A Journey to the Tropical Highlands

Posted: March 14, 2018

A Journey to the Tropical Highlands: Climate, Culture, and Change

When we stepped out of the Cuzco Airport, we were welcomed by a spectacular double rainbow. It was as if the rainy Andean skies had conspired to give us their best. Thus began of our weeklong journey to the southern Peruvian highlands to learn about highland tropical ecosystems, conservation issues faced in these areas, and how local Andean culture was shaped by and has shaped the landscape.

After spending 4 weeks learning about lowland tropical forests and Amazonian culture in Loreto (~100-140 masl), where our center is located, we made a radical change to visit tropical ecosystems and landscapes found 2400-4400 masl. We not only shifted elevations, but traveled further south from our nearly equatorial location at the Center for Amazon Studies to a more seasonal tropical region. Right away, students were able to experience firsthand the “Summer every day and winter every night” (O. Hedberg) climate of the highland and alpine tropics that may have been hard to imagine while seated in a hot and humid room during our very first lecture on tropical climate.

Our trip focused on developing an understanding of the unique features, as well as connections with the Amazon of the tropical Andean highlands, both in the natural as well as the cultural landscape. We observed the changes in vegetation as we traveled across an east-west precipitation gradient from an dry inter-Andean valley through the high puna grasslands to the edge of Manu National Park and the cloud forests that cover the eastern slopes of the Andes overlooking the Amazon Basin. Once on the eastern slopes, we spent several days at Wayqecha Biological Research Station (run by the Amazon Conservation Association), where we were left in awe by the sheer ambition of Dr. Daniel Metcalf’s (Lund University, Sweden) large-scale fog exclusion experiment. This experiment is designed to understand the possible effects of climate change on cloud forest function and biodiversity by simulating the shifting of the cloud belt that forms where cloud forests are and a decrease in fog-water input expected with current climate change trajectories. As cloud forests and the eastern slopes of the Andes are regions of high-endemism, this research is important to understand how climate change may affect epiphyte biodiversity.

 

Photo courtesy of Valentina Arias

 

Photo courtesy of Brielle Seitelman

 
Indeed, climate change is more palpable in the highly dynamic Andes, regardless of whether you are in a cloud forest, the agricultural landscape above Pisac or other human-altered natural landscapes like the Polylepis forests of Abra Malaga. During our visit to the six communities that make up the biocultural landscape of Parque de la Papa (Potato Park), local technicians and villagers told us about the tradition of exploiting different elevational and ecological zones for different cereal and root crops and how that is being altered due to climate change. Because they are finding an increase in pests (like the Andean potato weevil), the communities have opted to meld traditional knowledge and practices with western scientific knowledge and experimental techniques to screen different varieties of potatoes for resistance to pests and adverse climatic events, like frost. While these communities are regarded as conservators of traditional cosmology and agricultural knowledge, they are very aware that traditions must evolve.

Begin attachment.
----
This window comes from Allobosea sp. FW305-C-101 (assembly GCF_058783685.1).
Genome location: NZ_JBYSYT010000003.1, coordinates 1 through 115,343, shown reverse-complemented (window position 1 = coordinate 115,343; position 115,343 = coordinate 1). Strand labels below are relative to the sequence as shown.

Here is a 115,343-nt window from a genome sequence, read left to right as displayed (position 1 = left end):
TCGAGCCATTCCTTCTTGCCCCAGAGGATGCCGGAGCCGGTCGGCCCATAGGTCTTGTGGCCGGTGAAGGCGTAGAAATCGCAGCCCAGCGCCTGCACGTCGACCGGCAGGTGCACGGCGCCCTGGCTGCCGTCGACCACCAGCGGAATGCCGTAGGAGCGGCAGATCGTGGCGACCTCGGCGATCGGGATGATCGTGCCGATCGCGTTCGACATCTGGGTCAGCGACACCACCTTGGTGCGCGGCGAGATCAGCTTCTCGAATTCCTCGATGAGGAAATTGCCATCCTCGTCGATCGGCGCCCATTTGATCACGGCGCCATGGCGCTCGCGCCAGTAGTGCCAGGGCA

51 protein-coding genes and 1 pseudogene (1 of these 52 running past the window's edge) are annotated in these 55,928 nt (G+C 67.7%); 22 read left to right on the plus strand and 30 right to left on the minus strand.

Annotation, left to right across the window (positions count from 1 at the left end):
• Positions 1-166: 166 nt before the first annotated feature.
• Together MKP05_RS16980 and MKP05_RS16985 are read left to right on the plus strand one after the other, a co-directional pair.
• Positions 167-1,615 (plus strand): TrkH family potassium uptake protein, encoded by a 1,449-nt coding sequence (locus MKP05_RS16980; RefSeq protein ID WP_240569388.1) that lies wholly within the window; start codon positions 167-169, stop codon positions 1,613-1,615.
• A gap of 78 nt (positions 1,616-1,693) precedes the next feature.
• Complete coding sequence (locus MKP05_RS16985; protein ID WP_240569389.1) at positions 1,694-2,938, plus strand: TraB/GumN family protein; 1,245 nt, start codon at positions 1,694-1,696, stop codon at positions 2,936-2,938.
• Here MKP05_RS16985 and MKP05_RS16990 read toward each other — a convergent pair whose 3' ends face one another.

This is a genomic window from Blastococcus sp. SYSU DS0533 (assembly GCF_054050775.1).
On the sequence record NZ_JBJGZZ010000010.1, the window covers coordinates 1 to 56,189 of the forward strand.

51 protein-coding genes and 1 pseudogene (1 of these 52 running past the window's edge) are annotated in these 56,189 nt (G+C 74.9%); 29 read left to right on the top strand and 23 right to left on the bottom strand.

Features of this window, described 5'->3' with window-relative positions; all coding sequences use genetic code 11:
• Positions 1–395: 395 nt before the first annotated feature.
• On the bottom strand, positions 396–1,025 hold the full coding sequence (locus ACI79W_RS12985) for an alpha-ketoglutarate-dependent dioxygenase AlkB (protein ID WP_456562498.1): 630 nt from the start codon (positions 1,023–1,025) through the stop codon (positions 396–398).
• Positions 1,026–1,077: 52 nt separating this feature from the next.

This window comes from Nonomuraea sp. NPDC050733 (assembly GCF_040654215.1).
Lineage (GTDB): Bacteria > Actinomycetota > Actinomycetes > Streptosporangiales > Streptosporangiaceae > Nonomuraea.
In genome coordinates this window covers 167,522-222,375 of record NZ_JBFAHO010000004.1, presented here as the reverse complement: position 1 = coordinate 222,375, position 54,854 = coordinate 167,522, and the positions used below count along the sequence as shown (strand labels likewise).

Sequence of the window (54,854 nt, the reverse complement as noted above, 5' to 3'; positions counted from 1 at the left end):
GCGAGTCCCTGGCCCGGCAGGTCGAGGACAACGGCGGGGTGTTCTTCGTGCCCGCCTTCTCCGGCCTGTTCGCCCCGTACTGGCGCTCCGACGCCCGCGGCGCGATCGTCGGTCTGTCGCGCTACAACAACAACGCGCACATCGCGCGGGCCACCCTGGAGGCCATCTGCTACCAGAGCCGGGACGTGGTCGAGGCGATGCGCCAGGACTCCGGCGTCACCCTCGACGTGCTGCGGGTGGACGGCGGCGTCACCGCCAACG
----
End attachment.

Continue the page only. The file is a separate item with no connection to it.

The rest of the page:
Photo courtesy of Brielle Seitelman

 

Photo courtesy of Brielle Seitelman

 
On the last day of our trip, we went to the Abra Malaga Royal-Cinclodes Thanastayoc Private Conservation Area, to see some of the highest-elevation angiosperm forests in the world, dominated by trees of the endemic genus Polylepis. As mountain-top vegetation communities that are already patchily distributed, partially due to natural and partially due to human alteration of land-cover, these forests, the rich biological communities they host, and the ecosystem services they provide (water capture) are facing an uncertain future with current climate change. From my own research, I know that many Polylepis species may not be adapted to the drier and warmer climates expected for the central Andes. However, this community-controlled private conservation area is one village’s response to trying to protect their local forest by committing to its legal protection, reduction of cattle impacts and reforestation. With the help of the Peruvian NGO, ECOAN, they are also betting on making this area self-sustaining through the generation of income from tourists and scientists who use it for research. This is yet one more example of how rural Peruvian Andean communities are being pro-active in their response to climate change and how it is expected to affect their relationship with the ecosystems they live in.

 
Our trip was an experiential journey that taught us if we continue on the trajectory of expected climate change in the tropical highlands of southern Peru the rainbow that greeted us in Cuzco may become increasingly scarce. However, we also learned that local human communities are betting on their own mitigation and adaptation strategies. As we return to the lowlands, I look forward to student exploration of climate change responses in the lowland tropical forests around our center.

Hedberg O. (1964). Features of Afroalpine Plant Ecology. Acta Phytogeogr. Suec. 49, 1-144.

 

 

 
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